TV Show Review

TV Review: ARROW: Season 2, Episode 15: The Promise [The CW]

Stephen Amell Caity Lotz Manu Bennett Arrow The Promise

The CW’s Arrow The Promise TV Show Review. Arrow: Season 2, Episode 15: ‘The Promise,’ took the time to bring the show’s flashback element mostly up to speed with current events. Those events involved Oliver (Stephen Amell) arriving at the Queen compound, only to have his mother (Susanna Thompson) introduce him to Slade (Manu Bennett), as major campaign contributor. Well that was to be the episode’s secondary plot.

The primary plot took place on the island, where Sara (Caity Lotz) was trying (in vain) to impress upon Oliver the importance of getting over his guilt, and boyscout squeamishness. The idea was to kill Ivo (Dylan Neal) as quickly as possible, to prevent him from redirecting Slade’s murderous rage in Oliver’s direction. The plan seemed to execute well enough (Sara sort of gave a would-be twist away, but only to attentive viewers), but Oliver boyscout blew his key scene. Slade got an earful of Ivo rationalization (this was more than just trying to slime his way out of being killed – Ivo had a near & dear stake in all of this), and both Oliver and Ivo were going to pay.

Island Oliver’s sense of guilt, and white hat nobility is starting to get on my nerves. Having Shado (Celina Jade) literally tear him a new one, in a dream sequence, was not helpful, either. The boyscout in search of an archery merit badge angle made him more of a liability than Slade was. Well, he does get better (less sanctimonious, anyways).

In the present, Oliver managed to compose himself as well as could be expected; but was fortunate that both Moira and Thea (Willa Holland) saw this as contempt for the matriarch. Oliver did manage to tip off the full house, at the Arrow Cave, so a showdown at the Queen place took shape. Of course, Slade was top of this (if only through his association with Brother Blood), even managing to take Roy’s (Colton Haynes) measure, in gentlemanly fashion; but Sara’s appearance may have actually surprised him. It is possible that his own passions were getting the better of him, at that point, but the visit had served its purpose. Slade took his leave without incident – despite Diggs (David Ramsey) and Team Arrow’s best effort.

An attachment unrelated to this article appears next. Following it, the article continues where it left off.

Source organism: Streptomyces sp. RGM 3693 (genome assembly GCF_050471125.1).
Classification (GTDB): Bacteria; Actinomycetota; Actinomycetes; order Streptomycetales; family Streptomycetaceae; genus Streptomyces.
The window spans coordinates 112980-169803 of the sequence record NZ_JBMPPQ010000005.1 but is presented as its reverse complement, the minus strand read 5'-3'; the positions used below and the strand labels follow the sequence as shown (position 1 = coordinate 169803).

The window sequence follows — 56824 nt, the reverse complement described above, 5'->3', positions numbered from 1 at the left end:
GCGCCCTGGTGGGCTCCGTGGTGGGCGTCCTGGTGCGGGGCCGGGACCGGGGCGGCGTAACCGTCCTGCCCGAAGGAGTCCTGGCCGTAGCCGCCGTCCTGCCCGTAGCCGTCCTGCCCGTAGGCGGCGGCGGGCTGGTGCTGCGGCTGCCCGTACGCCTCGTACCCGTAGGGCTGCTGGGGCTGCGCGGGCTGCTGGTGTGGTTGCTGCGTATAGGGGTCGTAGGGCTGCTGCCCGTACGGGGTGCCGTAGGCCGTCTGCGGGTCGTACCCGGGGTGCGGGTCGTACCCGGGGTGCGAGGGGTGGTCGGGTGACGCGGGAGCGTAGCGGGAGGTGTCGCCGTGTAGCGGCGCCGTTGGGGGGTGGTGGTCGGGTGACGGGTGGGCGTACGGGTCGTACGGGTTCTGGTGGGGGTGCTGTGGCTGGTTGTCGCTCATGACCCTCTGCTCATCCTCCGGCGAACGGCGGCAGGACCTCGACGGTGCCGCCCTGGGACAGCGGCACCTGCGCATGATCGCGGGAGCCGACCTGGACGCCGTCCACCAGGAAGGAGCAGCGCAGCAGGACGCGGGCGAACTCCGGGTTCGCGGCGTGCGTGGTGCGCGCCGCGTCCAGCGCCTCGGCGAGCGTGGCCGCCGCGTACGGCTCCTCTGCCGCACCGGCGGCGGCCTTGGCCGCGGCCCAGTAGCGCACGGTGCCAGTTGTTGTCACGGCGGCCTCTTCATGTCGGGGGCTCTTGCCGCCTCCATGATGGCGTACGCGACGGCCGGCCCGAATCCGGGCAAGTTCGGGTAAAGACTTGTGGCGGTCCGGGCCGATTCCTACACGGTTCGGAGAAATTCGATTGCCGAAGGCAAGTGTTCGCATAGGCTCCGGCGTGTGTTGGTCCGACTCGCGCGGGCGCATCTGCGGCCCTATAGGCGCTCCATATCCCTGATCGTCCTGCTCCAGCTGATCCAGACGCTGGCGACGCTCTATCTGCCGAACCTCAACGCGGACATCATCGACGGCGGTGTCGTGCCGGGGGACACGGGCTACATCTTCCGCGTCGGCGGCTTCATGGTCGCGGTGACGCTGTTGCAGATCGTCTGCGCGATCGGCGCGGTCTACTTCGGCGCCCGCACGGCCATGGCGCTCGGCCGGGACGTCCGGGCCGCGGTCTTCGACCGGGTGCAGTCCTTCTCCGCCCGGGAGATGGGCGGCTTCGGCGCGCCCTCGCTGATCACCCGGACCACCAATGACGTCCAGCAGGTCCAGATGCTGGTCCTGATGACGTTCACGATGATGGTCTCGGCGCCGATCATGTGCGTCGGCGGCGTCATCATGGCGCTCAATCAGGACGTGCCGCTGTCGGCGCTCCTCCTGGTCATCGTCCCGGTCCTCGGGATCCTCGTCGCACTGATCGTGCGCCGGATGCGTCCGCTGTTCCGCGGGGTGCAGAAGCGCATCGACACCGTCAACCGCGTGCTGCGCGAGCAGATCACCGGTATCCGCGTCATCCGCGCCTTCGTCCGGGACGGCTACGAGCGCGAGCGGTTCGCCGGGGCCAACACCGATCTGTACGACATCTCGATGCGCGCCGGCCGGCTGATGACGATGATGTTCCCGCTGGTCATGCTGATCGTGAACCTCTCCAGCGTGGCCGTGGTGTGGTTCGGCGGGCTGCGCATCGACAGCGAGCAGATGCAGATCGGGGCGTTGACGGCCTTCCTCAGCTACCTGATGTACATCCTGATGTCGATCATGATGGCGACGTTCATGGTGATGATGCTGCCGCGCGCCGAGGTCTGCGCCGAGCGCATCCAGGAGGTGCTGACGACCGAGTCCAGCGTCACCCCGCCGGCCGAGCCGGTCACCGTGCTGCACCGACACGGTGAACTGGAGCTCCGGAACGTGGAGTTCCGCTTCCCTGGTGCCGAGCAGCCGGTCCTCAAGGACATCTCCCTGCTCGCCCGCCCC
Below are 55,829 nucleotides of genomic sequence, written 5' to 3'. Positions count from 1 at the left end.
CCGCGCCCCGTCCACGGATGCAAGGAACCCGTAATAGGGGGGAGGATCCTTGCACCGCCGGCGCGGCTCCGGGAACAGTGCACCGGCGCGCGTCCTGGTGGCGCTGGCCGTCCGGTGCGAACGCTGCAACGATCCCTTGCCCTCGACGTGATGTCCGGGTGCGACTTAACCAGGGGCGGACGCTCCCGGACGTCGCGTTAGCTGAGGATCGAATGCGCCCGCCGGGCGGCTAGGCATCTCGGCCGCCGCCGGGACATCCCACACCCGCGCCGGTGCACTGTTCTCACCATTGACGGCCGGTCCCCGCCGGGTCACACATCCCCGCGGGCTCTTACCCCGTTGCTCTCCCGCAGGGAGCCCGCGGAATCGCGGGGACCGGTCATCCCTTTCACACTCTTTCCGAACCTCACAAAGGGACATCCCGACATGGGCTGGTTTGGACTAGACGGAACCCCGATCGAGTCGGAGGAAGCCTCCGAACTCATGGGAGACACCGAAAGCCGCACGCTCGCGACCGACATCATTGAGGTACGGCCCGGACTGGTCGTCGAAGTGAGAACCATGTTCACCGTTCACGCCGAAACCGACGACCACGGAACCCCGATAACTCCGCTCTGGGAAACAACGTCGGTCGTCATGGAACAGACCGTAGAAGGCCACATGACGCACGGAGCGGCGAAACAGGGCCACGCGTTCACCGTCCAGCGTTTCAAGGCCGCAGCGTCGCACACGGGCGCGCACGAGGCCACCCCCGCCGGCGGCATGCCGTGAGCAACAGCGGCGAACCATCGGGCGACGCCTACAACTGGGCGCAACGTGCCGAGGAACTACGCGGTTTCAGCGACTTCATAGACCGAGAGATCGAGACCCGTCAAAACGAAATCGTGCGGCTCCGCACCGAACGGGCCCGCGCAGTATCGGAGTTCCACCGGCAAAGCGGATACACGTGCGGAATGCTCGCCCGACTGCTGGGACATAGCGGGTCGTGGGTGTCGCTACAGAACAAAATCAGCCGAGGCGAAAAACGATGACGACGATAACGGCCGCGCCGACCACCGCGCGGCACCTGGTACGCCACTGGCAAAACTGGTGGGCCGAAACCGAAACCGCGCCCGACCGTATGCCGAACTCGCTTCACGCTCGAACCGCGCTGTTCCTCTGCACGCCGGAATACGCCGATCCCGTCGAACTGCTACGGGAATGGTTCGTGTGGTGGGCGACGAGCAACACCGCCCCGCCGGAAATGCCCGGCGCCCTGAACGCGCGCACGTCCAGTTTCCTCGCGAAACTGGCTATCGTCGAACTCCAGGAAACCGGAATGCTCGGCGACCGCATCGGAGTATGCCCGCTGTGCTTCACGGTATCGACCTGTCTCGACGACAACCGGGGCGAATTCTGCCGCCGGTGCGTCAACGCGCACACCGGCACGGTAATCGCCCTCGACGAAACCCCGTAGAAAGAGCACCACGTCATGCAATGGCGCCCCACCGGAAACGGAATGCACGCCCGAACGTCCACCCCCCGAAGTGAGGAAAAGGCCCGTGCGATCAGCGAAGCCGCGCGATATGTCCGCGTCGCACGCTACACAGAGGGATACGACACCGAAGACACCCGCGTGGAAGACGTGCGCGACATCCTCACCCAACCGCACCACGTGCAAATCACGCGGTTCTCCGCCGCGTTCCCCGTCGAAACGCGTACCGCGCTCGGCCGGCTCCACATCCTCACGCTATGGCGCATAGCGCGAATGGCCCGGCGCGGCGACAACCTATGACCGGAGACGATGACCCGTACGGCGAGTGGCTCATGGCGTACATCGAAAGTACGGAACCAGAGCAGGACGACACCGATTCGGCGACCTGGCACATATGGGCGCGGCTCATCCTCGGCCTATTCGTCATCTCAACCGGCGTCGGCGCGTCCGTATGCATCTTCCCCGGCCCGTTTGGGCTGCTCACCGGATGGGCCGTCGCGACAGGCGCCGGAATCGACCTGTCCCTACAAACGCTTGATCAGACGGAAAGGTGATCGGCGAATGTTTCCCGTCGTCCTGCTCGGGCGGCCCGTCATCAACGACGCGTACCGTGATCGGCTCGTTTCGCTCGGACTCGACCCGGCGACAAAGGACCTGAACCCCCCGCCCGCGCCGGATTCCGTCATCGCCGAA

In certain circles, Slade’s time at the Queen compound could have been considered a “thunder run;” not so much a scoping out of the competition, or even an intent of direct violence (he wasn’t dressed for the part), as a clear projection of strength. The point being a demonstration of one’s ability to intrude into an enemy’s personal space with impunity. Another example would be the Counting Coup, practiced by Native American tribes, where the idea was to make physical contact with an opponent without doing harm (ultimate act of bravery kinda thing). This could be applied to Slade’s handling of the Diggs contingency. Whatever the method, there was a strategic advantage taken, that went unnoticed, and Slade was able to deliver a titular message to Oliver.

Here is where my problem with both the episode, and the season, converged. As tense as Slade’s kitty pawing of the Queen family was, and as decent the action on the freighter, it was all telegraphed. It was clear that no harm would come to either Slade or the Queens, in the present (Diggle could have been a wildcard, but his well being was assured); the writing was on the wall, for the showdown on the freighter, going back to Slade first noticing Oliver and Shado as an item. Worse, I am still having a hard time accepting Deathstroke – one of the best villains/ anti-heroes of the DCU – as a chemically imbalanced, heartbroken emo-kid. The source character was a cool-headed professional. This guy comes across as petty and overly target fixated. Do you really need to be a fan of comics, cartoons, or cliff-hanger films to appreciate the folly of ye olde “you need to suffer for a spell, before I grant you death” course of action?